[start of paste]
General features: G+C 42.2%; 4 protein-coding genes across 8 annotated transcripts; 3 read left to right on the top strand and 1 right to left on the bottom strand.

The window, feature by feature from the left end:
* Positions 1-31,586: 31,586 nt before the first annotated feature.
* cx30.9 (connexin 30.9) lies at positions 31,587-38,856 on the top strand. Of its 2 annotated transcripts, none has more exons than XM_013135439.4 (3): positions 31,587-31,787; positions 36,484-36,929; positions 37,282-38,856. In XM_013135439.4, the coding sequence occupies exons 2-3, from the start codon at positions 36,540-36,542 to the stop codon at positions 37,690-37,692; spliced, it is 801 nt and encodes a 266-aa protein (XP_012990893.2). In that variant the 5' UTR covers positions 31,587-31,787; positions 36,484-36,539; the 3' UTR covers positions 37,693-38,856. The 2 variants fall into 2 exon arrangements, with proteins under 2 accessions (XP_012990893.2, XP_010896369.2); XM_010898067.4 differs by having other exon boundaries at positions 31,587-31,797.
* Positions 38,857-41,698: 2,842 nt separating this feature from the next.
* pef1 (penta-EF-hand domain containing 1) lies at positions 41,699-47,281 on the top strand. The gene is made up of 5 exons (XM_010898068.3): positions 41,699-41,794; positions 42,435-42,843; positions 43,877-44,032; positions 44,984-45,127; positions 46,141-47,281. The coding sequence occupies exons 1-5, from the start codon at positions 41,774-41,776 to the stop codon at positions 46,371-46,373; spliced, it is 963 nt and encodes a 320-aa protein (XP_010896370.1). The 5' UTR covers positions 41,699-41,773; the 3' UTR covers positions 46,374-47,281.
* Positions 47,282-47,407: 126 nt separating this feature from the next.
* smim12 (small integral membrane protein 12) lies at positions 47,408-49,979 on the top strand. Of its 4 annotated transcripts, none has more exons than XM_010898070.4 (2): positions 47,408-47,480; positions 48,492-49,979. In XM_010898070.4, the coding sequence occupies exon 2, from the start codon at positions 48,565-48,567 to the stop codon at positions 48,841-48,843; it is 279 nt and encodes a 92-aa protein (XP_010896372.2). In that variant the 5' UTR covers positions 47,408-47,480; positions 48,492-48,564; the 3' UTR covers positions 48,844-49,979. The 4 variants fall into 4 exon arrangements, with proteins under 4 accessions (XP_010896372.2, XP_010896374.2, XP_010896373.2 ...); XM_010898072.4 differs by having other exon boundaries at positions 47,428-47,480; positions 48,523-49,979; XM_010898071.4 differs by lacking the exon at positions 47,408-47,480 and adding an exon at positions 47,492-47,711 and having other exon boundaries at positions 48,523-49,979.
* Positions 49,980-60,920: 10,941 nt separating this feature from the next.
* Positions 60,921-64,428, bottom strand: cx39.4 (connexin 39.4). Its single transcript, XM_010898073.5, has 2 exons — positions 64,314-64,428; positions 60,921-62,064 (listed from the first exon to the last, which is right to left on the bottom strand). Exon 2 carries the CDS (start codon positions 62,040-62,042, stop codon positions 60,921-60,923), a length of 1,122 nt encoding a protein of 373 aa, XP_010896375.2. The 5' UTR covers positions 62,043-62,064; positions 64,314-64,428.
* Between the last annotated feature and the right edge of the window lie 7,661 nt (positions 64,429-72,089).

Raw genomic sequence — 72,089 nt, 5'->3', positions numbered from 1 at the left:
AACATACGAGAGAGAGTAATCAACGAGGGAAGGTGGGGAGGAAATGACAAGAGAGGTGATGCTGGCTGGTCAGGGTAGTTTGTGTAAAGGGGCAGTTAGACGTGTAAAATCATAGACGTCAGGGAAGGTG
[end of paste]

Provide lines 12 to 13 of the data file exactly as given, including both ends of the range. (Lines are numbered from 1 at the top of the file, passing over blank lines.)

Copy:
Raw genomic sequence — 72,089 nt, 5'->3', positions numbered from 1 at the left:
AACATACGAGAGAGAGTAATCAACGAGGGAAGGTGGGGAGGAAATGACAAGAGAGGTGATGCTGGCTGGTCAGGGTAGTTTGTGTAAAGGGGCAGTTAGACGTGTAAAATCATAGACGTCAGGGAAGGTG